You choose between Iron Man or X-O Manowar and have to go through several levels and face down several villains from both comic universes. You go through 7 areas divided in about 3 levels for each area with most of them with a boss (always a supervillain from the comics) at the end of each level. Both heroes control more or less the same; with a melee attack (two for Iron Man and a energy sword attack for X-O), a range attack, a recharge attack that spends one weapon bar and temporary flight (by pressing jump twice). Although both characters move at the same speed, X-O has a little more trouble dodging attacks because he’s bigger (but he can block attacks).
Surprisingly, the melee attacks are more powerful than the range attacks, even after fully upgrading them. But at full power, you can even get a seeking attack that automatically targets the nearest enemy, which can be very useful. However, if you lose a life, you’ll also lose one upgrade. The armor bar (which is basically the life bar) doesn’t replenishes between levels, but at least, you keep any upgrades you caught previously. There’s also boost upgrades that extends the flight period, which can be used to reach high platforms or simply fly above dangerous areas (or enemies).
And although you can only move in four directions, there’s a background plane from which enemies can came from but luckily both heroes have an attack that targets specifically the background. You can even blow up background objects to get upgrades and health items.
And speaking about the levels, they’re probably the best part of the game. With great graphics, good design (although the later levels can be a bit labyrinthic), good variation of enemies and no time limits (except for one awful boss battle). And although the game’s in 2D, there’s a pseudo 3D perspective as you move along and even a zoom effect during the boss battles (although it tends to pixelate the bigger enemies when zooming in). The levels can be a bit small, but there are so many of them, that the game is quite lengthy.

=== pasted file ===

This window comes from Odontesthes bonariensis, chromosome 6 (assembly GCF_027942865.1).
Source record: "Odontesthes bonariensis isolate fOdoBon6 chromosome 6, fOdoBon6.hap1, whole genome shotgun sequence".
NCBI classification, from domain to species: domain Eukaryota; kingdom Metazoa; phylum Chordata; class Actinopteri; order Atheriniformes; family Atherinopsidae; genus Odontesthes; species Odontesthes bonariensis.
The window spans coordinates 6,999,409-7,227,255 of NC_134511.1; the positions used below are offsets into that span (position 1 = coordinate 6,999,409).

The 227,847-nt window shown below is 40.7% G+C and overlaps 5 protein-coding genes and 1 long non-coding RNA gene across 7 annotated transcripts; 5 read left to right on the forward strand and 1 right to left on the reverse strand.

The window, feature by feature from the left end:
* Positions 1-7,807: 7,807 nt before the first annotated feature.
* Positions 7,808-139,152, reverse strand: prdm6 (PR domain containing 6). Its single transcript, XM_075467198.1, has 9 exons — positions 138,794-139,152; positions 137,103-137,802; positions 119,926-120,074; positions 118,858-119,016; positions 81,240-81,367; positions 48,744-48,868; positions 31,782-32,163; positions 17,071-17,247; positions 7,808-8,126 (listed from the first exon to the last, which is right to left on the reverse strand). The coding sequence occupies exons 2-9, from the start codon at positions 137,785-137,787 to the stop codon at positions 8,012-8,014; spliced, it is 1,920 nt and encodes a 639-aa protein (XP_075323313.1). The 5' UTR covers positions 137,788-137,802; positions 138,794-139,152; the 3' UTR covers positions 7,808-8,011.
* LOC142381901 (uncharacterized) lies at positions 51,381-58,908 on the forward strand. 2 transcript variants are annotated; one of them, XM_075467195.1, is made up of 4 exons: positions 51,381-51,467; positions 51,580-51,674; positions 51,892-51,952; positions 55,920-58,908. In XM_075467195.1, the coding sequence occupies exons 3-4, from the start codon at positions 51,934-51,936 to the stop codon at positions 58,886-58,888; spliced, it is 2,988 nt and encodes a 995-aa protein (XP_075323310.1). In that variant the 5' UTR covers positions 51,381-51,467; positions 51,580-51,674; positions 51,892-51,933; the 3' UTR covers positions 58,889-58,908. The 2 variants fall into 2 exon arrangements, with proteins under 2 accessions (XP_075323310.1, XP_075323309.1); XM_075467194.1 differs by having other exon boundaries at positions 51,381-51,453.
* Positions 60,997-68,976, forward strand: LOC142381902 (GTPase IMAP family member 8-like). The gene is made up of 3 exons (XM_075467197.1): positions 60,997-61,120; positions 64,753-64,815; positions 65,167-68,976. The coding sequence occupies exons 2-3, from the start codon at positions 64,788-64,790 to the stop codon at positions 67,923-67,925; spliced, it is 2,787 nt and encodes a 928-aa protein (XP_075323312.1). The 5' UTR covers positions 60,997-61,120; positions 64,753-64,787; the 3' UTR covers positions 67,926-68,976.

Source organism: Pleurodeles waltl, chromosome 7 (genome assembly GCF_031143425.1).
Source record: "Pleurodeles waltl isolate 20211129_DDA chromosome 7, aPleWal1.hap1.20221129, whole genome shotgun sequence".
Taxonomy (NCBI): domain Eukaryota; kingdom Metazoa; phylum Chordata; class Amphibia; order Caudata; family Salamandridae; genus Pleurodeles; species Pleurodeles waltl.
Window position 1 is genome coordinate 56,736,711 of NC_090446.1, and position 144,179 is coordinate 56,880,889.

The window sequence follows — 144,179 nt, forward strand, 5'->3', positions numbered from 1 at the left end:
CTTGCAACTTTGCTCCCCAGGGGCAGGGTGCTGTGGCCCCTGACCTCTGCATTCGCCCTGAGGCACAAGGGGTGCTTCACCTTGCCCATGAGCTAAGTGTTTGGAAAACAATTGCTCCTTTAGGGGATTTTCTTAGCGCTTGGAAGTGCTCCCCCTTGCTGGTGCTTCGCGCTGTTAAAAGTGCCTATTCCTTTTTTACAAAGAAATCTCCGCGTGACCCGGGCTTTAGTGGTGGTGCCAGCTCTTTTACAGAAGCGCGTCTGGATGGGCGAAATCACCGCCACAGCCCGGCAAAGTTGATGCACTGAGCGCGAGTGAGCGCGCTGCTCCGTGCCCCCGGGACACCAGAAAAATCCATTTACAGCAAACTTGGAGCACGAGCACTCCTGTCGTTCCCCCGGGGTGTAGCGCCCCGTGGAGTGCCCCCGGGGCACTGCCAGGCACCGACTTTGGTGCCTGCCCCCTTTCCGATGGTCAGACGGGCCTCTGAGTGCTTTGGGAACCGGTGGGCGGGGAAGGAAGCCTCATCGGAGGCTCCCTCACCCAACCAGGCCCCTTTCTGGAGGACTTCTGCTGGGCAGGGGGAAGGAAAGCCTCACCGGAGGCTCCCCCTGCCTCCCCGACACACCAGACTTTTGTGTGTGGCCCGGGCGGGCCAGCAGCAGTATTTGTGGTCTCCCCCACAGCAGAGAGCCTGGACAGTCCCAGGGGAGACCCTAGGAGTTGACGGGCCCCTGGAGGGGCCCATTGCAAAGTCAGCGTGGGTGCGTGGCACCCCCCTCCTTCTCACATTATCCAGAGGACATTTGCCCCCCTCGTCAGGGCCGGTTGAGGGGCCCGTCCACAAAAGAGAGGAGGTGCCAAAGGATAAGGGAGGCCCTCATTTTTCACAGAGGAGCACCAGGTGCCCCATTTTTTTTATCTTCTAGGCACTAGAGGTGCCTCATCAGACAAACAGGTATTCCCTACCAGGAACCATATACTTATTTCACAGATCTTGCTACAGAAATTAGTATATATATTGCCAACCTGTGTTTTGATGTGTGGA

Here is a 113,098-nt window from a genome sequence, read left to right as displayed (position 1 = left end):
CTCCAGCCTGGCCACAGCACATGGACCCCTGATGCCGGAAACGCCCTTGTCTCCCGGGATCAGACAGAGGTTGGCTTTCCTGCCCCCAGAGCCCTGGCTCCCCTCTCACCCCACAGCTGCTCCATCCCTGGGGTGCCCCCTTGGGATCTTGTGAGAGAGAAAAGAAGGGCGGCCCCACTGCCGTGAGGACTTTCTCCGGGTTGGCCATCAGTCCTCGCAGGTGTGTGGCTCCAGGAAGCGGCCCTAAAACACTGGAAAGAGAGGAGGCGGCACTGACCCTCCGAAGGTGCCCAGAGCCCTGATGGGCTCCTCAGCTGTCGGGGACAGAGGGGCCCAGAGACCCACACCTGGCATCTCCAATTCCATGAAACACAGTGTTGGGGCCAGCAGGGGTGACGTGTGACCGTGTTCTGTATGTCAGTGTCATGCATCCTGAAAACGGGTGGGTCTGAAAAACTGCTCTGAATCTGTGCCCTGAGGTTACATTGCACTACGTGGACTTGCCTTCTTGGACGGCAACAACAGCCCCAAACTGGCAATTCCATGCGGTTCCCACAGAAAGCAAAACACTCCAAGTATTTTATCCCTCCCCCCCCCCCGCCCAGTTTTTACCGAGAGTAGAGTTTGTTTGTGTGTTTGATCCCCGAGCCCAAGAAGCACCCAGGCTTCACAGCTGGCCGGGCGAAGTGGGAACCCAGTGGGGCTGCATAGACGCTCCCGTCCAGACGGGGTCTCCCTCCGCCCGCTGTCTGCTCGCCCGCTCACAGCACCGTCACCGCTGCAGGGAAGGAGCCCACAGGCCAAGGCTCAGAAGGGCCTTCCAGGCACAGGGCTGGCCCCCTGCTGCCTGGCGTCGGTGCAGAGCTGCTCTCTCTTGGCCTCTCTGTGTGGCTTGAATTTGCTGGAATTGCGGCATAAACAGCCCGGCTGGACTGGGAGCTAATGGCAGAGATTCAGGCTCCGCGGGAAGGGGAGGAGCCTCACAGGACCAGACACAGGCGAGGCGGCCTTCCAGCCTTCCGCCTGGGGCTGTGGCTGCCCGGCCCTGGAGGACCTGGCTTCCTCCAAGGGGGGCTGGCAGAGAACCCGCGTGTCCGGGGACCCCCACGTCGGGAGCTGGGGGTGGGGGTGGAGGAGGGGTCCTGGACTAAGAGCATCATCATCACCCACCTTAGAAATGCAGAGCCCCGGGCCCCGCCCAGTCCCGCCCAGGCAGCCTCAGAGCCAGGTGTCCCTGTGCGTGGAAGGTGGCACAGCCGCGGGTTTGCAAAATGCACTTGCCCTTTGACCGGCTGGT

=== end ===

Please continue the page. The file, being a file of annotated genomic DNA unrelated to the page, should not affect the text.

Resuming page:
And the boss battles are in their vast majority great. With challenging and not too frustrating bosses (except for the one I mentioned before).
But unfortunately there’s also some drawbacks: the sound effects are okay and the soundtrack is actually quite good (for a game titled Heavy Metal), but the music themes are short and on a continuous loop, which can become a bit grating after awhile. But for me the worst part are the controls (which are both bad, whether you’re using a keyboard or gamepad, although I recommend the latter) and the animation, which is too slow for most of the game. It only speeds up when the screen’s empty. And for such a fast-paced action game, these two elements’ quality should be above all else.
And it’s due to these two elements that Heavy Metal is one of the hardest action games I ever played on a PC. Bad controls and slow gameplay make this game unnecessarily tough, even in the easiest setting.
So in conclusion, I don’t consider Heavy Metal a terrible game, even with its drawbacks. Yes, the controls could be better and the animation more fluid, but the graphics and level design are good. If you’re a comics fan (especially of these two characters), you might want to give it a shot, but there are better action games out there.
I haven’t played any other versions, but the Playstation version seems faster and more fluid in comparison with the DOS version. And apparently there’s also an entire mini-series that tells the story of the game (probably where the comic in the manual comes from), but I also haven’t read it.
So, are you excited to see Avengers: Infinity War? I know I am! And I know these two reviews weren’t very positive, but the next review is from an action title that was requested a few months ago by a watcher from my Twitch channel. And I promise it’s a much better game than these two last. Until then, keep on playing!